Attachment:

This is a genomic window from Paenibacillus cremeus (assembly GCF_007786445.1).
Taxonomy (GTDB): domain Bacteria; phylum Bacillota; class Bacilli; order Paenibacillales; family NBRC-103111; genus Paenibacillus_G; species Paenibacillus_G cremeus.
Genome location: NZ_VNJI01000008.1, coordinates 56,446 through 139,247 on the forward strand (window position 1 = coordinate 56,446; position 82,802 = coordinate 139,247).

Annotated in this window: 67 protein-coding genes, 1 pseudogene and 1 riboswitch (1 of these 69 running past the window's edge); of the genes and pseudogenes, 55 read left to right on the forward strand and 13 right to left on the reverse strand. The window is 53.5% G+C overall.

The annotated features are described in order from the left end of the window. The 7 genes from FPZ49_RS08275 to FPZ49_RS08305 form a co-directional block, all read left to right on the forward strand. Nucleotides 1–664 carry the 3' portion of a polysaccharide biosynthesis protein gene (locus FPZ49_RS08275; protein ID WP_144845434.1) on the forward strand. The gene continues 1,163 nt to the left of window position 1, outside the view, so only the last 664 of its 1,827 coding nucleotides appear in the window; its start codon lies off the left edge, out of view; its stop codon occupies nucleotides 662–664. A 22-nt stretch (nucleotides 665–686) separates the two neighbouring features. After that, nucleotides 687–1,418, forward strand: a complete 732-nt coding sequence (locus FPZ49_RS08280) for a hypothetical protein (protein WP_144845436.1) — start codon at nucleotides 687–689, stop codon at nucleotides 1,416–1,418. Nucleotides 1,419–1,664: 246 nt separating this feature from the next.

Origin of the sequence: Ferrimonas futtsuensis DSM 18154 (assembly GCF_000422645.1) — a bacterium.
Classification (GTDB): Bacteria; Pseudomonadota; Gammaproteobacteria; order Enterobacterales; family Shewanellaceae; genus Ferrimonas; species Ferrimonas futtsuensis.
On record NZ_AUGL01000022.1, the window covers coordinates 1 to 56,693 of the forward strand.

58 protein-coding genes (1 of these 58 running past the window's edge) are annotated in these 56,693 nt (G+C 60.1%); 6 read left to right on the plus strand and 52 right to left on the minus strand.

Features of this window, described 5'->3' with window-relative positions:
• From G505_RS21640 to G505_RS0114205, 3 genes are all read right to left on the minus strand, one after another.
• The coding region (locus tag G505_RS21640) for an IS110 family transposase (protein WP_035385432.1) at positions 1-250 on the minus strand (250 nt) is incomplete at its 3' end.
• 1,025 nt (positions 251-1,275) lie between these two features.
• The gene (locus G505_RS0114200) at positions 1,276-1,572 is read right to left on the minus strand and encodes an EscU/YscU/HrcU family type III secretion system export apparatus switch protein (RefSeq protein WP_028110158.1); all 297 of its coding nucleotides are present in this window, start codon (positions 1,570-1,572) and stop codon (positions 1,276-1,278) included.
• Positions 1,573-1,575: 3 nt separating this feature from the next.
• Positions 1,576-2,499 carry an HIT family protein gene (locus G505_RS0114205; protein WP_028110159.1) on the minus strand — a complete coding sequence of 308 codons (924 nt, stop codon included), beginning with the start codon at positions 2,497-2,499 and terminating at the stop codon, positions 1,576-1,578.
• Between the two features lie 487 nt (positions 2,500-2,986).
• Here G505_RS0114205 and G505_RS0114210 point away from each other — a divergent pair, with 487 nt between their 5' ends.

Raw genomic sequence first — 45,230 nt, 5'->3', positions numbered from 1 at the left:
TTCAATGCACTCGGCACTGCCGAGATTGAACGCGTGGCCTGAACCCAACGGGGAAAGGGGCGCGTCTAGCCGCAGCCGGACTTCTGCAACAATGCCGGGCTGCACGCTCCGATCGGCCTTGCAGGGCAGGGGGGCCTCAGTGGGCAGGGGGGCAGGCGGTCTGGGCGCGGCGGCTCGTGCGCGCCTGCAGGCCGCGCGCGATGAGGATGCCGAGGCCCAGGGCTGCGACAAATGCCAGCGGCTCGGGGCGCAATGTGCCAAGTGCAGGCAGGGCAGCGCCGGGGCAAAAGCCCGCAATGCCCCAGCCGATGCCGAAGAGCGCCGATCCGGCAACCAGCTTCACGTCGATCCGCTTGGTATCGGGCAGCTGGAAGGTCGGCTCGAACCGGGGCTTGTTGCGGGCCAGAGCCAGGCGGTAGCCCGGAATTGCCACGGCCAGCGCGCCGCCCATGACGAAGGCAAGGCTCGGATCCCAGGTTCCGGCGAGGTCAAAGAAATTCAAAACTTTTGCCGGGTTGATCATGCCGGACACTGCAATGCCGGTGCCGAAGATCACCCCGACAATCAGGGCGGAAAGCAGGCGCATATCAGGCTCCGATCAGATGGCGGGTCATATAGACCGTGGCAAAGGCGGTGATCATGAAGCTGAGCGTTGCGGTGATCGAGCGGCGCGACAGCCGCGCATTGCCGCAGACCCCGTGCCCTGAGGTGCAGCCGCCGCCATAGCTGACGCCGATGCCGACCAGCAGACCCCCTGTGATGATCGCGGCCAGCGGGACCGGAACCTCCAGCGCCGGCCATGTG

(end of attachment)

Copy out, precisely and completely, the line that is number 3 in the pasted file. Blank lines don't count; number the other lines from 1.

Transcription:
Genome location: NZ_VNJI01000008.1, coordinates 56,446 through 139,247 on the forward strand (window position 1 = coordinate 56,446; position 82,802 = coordinate 139,247).